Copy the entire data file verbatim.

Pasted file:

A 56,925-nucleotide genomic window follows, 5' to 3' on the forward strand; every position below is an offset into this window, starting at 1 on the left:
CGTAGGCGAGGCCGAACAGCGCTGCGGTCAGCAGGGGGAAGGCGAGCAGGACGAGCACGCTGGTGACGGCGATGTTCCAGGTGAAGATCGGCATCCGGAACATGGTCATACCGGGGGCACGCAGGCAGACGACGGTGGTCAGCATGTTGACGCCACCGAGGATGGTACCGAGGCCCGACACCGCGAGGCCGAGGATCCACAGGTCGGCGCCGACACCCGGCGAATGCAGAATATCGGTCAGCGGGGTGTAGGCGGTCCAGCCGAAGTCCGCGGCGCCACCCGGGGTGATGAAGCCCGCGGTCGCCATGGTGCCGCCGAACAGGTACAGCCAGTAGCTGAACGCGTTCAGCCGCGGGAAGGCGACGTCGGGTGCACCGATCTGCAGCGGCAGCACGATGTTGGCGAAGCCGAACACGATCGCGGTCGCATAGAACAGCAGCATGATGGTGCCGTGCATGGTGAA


A 56,925-nucleotide genomic window follows, 5' to 3' on the forward strand; every position below is an offset into this window, starting at 1 on the left:
CGTAGGCGAGGCCGAACAGCGCTGCGGTCAGCAGGGGGAAGGCGAGCAGGACGAGCACGCTGGTGACGGCGATGTTCCAGGTGAAGATCGGCATCCGGAACATGGTCATACCGGGGGCACGCAGGCAGACGACGGTGGTCAGCATGTTGACGCCACCGAGGATGGTACCGAGGCCCGACACCGCGAGGCCGAGGATCCACAGGTCGGCGCCGACACCCGGCGAATGCAGAATATCGGTCAGCGGGGTGTAGGCGGTCCAGCCGAAGTCCGCGGCGCCACCCGGGGTGATGAAGCCCGCGGTCGCCATGGTGCCGCCGAACAGGTACAGCCAGTAGCTGAACGCGTTCAGCCGCGGGAAGGCGACGTCGGGTGCACCGATCTGCAGCGGCAGCACGATGTTGGCGAAGCCGAACACGATCGCGGTCGCATAGAACAGCAGCATGATGGTGCCGTGCATGGTGAA